Easter Monday: Time to say, "Thank you!"

On the first day of the Feast of Unleavened Bread, the disciples said to Jesus, "Where do you want us to prepare for you to eat the Passover? He said, "Go into the city to a certain man and tell him the Teacher says, "In your house I shall celebrate the Passover with my disciples. Make the preparations for us there" The disciples did as Jesus had ordered, and prepared the Passover.
(Matthew 26: 17-19 and Mark 14:12-16)

Around the world, there are people breathing a sigh of relief and relaxation as the Triduum celebrations come to a close. Like the disciples before the last supper Jesus shared with his disciples, these folks have been preparing for you to celebrate the Passover Triduum of the Christian faith.

There are so many who help to prepare the liturgies we celebrate. Some of them are obvious to everyone because they are in the sanctuary, in the choir, welcoming you at the door, proclaiming the word, serving at the altar; sharing the Sacrament with you. Others work quietly, ahead of time, preparing the liturgy; cleaning the worship space; scheduling liturgical ministers; preparing worship aids; arranging flowers and the environment for worship; counting palm branches and tapers; ironing, polishing, vacuuming, sweeping and dusting; hanging banners; cleaning out pews as you leave for the people coming in for the next liturgy; and in general, worrying about things you'd never dream need to be worried about -- but that you'd notice right away if someone hadn't worried about them!

Catechumenate teams meet weekly or even more often to prepare the elect and candidates for the Easter sacraments; Spiritual Life Commissions prepare Lenten programs to enhance spiritual preparation for Easter; Christian Service Commissions plan opportunities for Lenten sacrificial giving in preparation for Easter; Youth Ministers and Faith Formation teams work Lenten and Easter themes into their programs in preparation for the Easter liturgies; Liturgical Commissions meet months ahead of time to prepare for the Triduum; choirs, cantors spend hours upon hours rehearsing; good lectors spend hours preparing to proclaim the word; presiders devote themselves to becoming familiar with the ritual of these days so that they might lead the assembly and other ministers in graceful rites; preachers spend hours preparing homilies; and pastoral associates and parish administrators assist in a host of ways, not the least of which include answering phone calls, replying to emails, making lists, going to the printer, running copies, answering questions and making sure that the little things that can easily fall through the cracks - don't!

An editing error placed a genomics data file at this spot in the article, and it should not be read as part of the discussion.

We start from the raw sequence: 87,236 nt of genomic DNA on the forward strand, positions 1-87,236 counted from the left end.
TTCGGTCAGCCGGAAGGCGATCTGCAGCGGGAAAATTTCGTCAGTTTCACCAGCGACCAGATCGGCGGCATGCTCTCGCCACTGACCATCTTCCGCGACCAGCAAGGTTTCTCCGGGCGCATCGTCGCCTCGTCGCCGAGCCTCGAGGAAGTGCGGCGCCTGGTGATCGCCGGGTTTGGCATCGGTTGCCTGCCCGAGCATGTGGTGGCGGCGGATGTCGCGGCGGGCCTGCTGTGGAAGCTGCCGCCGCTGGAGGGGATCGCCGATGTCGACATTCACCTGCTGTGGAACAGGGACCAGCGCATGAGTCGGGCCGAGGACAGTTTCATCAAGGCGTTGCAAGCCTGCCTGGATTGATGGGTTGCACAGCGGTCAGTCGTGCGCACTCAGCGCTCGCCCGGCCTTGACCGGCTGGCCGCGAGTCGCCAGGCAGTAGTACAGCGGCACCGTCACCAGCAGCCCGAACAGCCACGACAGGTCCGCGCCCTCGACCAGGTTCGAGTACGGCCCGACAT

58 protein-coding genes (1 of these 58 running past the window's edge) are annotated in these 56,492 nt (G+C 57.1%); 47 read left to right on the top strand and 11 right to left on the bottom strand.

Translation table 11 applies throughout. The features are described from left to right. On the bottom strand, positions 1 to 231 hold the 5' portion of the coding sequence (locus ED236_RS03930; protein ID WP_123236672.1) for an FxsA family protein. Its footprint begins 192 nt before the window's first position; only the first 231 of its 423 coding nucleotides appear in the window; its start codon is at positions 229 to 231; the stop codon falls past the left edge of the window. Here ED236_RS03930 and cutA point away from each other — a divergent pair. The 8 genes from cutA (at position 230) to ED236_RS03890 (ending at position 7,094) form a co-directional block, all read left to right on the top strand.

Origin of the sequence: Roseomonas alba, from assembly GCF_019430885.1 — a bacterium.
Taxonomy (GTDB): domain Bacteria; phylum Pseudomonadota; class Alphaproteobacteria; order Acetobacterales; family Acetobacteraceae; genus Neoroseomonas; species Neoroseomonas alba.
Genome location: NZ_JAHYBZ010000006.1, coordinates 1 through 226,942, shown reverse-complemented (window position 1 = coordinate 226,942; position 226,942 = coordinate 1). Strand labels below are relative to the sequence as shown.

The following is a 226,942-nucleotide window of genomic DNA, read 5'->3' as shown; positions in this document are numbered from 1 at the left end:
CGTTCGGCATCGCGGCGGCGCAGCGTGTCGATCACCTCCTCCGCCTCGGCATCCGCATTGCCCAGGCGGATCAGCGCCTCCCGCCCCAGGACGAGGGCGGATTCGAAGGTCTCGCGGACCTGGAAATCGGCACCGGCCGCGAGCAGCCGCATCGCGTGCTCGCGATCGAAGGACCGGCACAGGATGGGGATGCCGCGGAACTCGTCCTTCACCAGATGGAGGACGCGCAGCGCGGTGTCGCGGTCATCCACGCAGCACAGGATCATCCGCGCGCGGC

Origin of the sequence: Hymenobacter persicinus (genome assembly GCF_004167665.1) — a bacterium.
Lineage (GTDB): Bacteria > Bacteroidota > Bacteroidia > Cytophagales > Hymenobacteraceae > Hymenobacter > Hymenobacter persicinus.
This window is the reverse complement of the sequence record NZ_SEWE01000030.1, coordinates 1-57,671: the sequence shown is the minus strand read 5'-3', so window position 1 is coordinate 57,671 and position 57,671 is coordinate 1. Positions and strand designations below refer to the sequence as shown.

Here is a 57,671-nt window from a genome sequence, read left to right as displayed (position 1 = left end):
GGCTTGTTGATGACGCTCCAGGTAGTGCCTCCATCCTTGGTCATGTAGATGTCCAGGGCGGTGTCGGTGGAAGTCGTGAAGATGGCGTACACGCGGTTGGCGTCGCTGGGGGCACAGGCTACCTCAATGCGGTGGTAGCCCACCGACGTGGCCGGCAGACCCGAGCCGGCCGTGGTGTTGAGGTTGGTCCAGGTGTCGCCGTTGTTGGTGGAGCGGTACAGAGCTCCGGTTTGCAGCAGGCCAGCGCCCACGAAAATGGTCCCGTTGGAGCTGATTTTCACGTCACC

When things go well, it's often the pastor who gets the kind words and compliments but in hundreds of ways, the thanks should go to scores of others who work so hard to prepare and provide the time, the place, the word, the song and the stuff of sacraments and rites for these holy days.

I know these folks in my own community and I'm ever grateful for their faithful devotion to the prayer and worship we offer as a parish. Without them: there would be no Triduum at all!

You know these folks in your parish (and if you don't, find out who they are!) Seek them out, speak to them after Mass, call them, email them and let them know that you appreciate all they've done -- because through their work, the Lord saves his people!

(By the way... I wrote a small book on this theme of Preparing for Liturgy and you might find its theology and spirituality interesting.)

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1 comment:

  1. Thank you for this. My work pastor recently put something in the bulletin that asked parishioners to seek out the staff and thank us... and so many did! It was so nice.

    Honestly, at my worship parish, a lot of people came up to me after Vigil and offered kind words. They see me running around each week and during Triduum.

    It is nice to hear, but honestly, this is truly a labor of love. It is a privilege to serve God and God's people in two remarkable parishes.

    Prayers for you, your staff and all the many hands that help to literally re-member the Body of Christ at your parish.


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